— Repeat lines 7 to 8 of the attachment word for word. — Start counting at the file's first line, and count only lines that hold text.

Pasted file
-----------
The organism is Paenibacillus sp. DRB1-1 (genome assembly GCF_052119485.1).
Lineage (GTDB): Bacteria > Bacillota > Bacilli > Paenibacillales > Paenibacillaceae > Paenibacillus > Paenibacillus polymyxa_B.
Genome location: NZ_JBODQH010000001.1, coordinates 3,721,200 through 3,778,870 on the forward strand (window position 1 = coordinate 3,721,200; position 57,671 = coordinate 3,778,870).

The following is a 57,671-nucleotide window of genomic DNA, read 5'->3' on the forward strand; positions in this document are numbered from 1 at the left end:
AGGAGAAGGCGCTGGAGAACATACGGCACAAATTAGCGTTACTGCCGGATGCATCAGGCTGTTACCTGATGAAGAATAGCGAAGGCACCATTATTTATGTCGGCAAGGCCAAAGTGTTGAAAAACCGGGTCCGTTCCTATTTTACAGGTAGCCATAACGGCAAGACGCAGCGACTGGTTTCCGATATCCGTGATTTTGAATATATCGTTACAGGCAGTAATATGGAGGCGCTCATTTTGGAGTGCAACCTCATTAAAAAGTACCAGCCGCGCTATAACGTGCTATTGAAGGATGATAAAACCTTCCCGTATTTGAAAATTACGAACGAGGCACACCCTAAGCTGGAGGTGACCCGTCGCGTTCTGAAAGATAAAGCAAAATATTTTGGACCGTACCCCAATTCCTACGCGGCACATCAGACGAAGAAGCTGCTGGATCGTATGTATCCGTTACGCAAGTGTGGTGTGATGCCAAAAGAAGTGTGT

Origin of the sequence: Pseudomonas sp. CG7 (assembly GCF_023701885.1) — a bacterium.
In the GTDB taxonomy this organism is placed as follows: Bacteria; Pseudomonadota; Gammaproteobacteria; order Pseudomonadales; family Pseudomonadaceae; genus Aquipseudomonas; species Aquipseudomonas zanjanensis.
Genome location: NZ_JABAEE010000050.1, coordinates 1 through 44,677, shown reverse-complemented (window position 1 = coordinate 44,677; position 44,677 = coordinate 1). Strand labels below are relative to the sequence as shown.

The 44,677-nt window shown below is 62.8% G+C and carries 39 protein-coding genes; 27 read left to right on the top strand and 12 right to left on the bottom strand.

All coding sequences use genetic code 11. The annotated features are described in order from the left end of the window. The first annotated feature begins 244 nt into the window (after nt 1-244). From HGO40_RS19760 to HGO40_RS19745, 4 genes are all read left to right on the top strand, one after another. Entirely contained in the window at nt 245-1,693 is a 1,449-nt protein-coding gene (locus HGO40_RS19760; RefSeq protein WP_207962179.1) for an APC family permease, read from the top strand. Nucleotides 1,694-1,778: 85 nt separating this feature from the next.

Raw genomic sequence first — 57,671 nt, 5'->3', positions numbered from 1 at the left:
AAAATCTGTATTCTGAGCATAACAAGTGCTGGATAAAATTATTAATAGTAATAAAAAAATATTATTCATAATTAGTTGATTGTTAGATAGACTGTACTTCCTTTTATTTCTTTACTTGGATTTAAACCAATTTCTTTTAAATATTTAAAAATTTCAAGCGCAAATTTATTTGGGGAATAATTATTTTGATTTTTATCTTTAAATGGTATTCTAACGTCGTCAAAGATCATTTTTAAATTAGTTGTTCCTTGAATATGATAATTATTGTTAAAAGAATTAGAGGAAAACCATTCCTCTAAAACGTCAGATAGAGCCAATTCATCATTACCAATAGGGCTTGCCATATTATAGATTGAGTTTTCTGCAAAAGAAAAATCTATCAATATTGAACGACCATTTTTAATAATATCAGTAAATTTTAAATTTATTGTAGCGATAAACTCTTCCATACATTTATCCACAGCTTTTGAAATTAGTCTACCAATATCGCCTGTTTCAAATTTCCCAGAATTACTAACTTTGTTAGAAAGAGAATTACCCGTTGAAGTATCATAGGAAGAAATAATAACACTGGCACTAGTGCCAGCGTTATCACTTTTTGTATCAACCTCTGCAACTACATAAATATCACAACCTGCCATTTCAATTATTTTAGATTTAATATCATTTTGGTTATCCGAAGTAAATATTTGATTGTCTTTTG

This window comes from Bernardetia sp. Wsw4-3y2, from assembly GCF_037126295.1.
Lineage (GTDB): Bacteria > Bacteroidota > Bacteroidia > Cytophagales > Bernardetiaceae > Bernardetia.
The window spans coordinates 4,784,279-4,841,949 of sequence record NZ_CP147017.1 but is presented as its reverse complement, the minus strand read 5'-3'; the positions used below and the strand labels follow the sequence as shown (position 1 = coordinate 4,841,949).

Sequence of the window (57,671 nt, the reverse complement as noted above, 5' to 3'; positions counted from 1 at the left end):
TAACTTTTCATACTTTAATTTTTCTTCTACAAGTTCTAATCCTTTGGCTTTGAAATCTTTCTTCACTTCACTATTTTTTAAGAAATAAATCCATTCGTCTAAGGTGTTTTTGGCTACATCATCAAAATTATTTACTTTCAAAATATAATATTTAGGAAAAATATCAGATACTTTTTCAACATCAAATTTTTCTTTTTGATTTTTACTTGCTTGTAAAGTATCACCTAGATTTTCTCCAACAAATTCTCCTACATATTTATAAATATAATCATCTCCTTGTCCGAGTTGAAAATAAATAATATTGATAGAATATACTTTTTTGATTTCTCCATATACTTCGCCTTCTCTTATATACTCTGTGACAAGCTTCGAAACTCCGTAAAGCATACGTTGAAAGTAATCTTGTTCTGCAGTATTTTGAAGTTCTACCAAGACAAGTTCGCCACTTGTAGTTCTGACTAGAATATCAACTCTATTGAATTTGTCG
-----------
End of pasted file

In the GTDB taxonomy this organism is placed as follows: Bacteria; Pseudomonadota; Gammaproteobacteria; order Pseudomonadales; family Pseudomonadaceae; genus Aquipseudomonas; species Aquipseudomonas zanjanensis.
Genome location: NZ_JABAEE010000050.1, coordinates 1 through 44,677, shown reverse-complemented (window position 1 = coordinate 44,677; position 44,677 = coordinate 1). Strand labels below are relative to the sequence as shown.